South Scotland

Scotland-Northern Ireland crossing security talks held

Border Agency staff
Image caption Ministers discussed security on the crossings in the light of recent cuts in funding

Talks have been held at a new ferry port near Cairnryan to discuss security on sea crossings between Scotland and Northern Ireland.

Scottish Justice Secretary Kenny MacAskill and Northern Ireland Justice Minister David Ford took part.

Representatives of police from both countries and the UK Border Agency were also involved in the talks.

Last year the UKBA announced it was cutting the funding for three officers based at Stranraer.

Stena Line has just moved to the site just north of Cairnryan.

The ministers were able to inspect the company's new facilities, which are now based closer to the mouth of Loch Ryan.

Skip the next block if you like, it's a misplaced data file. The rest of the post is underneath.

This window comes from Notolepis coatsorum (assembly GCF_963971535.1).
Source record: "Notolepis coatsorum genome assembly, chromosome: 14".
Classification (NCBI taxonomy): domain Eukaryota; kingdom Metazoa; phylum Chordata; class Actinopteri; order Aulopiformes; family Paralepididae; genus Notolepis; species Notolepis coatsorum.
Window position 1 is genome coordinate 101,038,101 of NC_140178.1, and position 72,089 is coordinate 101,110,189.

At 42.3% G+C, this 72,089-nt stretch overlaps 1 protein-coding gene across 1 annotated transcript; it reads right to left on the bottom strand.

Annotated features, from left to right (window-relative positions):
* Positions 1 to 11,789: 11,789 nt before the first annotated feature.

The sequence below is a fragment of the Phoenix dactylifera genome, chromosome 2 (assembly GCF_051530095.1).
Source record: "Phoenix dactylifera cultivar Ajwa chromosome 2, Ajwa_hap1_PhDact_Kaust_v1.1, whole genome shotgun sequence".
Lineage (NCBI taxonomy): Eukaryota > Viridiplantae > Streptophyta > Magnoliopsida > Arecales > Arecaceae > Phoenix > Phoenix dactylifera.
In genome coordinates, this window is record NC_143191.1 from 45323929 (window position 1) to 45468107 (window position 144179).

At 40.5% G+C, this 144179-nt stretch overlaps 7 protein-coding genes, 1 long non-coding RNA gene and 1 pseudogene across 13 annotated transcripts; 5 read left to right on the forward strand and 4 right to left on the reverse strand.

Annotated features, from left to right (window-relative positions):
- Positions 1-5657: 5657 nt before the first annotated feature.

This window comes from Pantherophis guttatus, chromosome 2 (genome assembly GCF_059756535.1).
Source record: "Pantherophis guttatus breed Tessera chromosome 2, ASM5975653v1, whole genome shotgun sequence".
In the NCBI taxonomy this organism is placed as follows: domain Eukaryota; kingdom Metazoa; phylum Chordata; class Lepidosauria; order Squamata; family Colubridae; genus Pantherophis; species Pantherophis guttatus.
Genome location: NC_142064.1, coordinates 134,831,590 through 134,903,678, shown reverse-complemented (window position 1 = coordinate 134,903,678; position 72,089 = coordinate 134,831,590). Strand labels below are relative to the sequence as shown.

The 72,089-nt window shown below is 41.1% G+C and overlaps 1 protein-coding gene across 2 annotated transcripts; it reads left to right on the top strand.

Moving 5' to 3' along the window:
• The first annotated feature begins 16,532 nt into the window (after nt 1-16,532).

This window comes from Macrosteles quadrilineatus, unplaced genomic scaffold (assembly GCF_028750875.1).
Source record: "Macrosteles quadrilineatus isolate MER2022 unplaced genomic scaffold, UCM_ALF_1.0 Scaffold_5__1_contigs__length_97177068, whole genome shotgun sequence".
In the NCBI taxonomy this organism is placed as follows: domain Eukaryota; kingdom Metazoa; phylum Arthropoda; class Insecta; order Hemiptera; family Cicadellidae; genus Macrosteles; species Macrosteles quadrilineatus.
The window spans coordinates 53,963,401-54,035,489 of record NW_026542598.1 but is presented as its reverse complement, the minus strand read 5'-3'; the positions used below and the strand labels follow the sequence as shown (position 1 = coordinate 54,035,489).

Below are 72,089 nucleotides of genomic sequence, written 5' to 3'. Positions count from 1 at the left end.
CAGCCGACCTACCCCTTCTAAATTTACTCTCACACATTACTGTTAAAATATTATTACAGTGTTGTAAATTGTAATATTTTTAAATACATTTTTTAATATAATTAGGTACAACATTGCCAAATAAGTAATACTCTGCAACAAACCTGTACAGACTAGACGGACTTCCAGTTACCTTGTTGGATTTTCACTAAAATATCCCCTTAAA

Mr MacAskill said he was "heartened" that all the groups involved would work together to keep the situation under review.

Mr Ford said he believed the work being done by all agencies could ensure such ports remained an "unwelcoming place for criminals".

Dumfries and Galloway's Labour MP Russell Brown welcomed the meeting but accused both the UK and Scottish governments of failing to fully appreciate the security threat in the area by reducing officer numbers.

He said the justice secretary should be "ashamed to show his face" in the region.

However, Mr MacAskill promised to consider a bid from Dumfries and Galloway Constabulary for extra police officers to cover the port.

He said: "Today I sought assurances that ports in Scotland and Northern Ireland will continue to be policed robustly and arrangements kept under review.

"And I welcome the UKBA's commitment to support intelligence-led operations on this side of the water.

"The Scottish government, Northern Ireland Assembly, Dumfries and Galloway Constabulary and the PSNI will work together with the UKBA to ensure our security is not compromised."

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